What is 'Chapter 13'

Chapter 13 refers to a U.S. bankruptcy proceeding in which the debtor undertakes a reorganization of his or her finances under the supervision and approval of the courts. When an individual, married couple or business is laden by debt, they can file for Chapter 13 bankruptcy. As part of the financial reorganization of Chapter 13, the debtor must submit and follow through with a plan to repay outstanding creditors within three to five years. In most circumstances, the repayment plan must provide a substantial payback to creditors - at least equal to what they would receive under other forms of bankruptcy - and it must, if needed, use 100% of the debtor's income for repayment.

With a chapter 13 bankruptcy, also known as a “wage earner’s plan,” individuals pay an agreed-upon monthly amount to an appointed impartial trustee, effectively consolidating debts into one monthly amount. The trustee then distributes the money to the filer’s creditors, and the debtor doesn’t have any direct contact with creditors.

BREAKING DOWN 'Chapter 13'

Chapter 13 is sometimes the type of bankruptcy filed by debtors who want to keep their home from being foreclosed on. However, Chapter 7 is the most common form of bankruptcy, as it allows individuals to erase their existing debt and start fresh—however, oftentimes with a Chapter 7 bankruptcy, the individual filing surrenders their home in the process. Once an individual or couple files for Chapter 13, any home foreclosure proceedings are ceased. Chapter 13 bankruptcy also differs from the expensive and complicated restructuring of debts that occurs in a Chapter 11 bankruptcy. Essentially, Chapter 13 allows a debt-laden person or sole proprietorship that may make too much money to be considered for Chapter 7 bankruptcy to submit an orderly plan to the courts to pay back debts over a period of three to five years. Filing for Chapter 13 bankruptcy may also protect co-signers of the debtor’s loans from being held responsible for those loans.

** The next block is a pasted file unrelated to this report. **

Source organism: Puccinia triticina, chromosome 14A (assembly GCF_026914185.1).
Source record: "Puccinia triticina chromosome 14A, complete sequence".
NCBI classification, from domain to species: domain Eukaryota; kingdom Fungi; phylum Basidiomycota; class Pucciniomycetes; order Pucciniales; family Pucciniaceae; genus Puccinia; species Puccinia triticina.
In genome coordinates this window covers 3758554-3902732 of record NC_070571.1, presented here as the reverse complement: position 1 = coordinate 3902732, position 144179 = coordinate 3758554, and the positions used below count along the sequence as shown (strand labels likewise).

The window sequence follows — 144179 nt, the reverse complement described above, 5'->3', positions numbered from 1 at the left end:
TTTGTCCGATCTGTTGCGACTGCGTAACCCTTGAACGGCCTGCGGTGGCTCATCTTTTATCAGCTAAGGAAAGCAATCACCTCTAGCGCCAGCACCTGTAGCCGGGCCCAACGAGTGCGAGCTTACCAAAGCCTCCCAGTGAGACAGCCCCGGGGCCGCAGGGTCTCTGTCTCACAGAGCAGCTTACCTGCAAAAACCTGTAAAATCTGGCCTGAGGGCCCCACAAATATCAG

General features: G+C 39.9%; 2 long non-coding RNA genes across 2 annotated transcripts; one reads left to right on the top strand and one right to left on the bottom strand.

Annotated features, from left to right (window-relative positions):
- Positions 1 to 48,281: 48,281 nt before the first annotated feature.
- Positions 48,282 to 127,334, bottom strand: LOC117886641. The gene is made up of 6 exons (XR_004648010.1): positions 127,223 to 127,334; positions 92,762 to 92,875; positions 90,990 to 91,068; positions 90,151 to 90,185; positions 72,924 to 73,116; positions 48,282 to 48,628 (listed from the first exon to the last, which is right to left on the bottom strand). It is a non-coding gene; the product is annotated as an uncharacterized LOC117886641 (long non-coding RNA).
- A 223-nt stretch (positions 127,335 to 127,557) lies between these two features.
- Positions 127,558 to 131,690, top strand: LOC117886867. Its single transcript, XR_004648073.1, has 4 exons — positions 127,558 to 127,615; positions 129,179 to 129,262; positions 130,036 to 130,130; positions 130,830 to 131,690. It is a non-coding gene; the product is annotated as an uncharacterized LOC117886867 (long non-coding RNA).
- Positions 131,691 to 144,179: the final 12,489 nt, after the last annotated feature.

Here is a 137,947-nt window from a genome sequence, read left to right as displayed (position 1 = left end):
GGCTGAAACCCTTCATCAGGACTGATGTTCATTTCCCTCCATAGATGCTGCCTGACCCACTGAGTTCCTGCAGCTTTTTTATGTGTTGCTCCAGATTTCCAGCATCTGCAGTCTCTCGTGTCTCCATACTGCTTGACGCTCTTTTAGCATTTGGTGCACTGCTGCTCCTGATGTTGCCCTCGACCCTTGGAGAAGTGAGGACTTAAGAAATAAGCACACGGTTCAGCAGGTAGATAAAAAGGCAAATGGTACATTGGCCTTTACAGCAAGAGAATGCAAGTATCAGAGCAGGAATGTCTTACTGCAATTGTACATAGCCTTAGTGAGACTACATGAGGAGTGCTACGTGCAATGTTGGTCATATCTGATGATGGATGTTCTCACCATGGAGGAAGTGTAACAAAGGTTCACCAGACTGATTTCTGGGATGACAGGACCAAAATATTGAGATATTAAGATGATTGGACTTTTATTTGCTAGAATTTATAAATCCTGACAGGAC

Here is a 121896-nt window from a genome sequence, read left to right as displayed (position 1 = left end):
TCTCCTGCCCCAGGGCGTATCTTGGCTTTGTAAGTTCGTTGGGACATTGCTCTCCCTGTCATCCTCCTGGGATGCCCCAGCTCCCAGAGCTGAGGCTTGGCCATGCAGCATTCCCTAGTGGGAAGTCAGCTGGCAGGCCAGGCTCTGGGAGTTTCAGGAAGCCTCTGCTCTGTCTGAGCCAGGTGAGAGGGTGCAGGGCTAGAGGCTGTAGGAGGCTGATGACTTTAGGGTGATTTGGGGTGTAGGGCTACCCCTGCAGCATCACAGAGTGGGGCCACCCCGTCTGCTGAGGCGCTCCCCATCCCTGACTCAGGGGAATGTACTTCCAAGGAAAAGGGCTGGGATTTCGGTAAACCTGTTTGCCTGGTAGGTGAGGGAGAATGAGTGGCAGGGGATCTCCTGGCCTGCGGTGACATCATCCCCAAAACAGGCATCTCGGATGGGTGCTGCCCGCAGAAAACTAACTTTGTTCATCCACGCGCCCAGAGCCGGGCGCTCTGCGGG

For example, after Eric lost his job and his wife Nina suffered a medical crisis that left her unable to work in the same year, they fell behind on their mortgage, and were $25,000 in arrears. The bank had initiated foreclosure proceedings just as Eric received a job offer and Nina launched a small business. By filing for Chapter 13 bankruptcy, they were able to stop the foreclosure and keep their home. With their now-steady income, they are able to pay their mortgage each month, while also spreading the back payments over a five-year period.

Eligibility for Chapter 13 bankruptcy

Individual or married couples are eligible to use Chapter 13, even if the filer is self-employed, provided his or her existing unsecured debts are below $394,725, and secured debts fall under $1,184,200 through 2018. Filers must also have completed credit counseling to be considered eligible for Chapter 13.

To file for Chapter 13 bankruptcy, the debtor must compile a list of each creditor they owe money to, along with the amount of money owed; a list of any property owned; information about the debtor’s income, such as how much they make and where their income comes from; and detailed information about the debtor’s monthly expenses.

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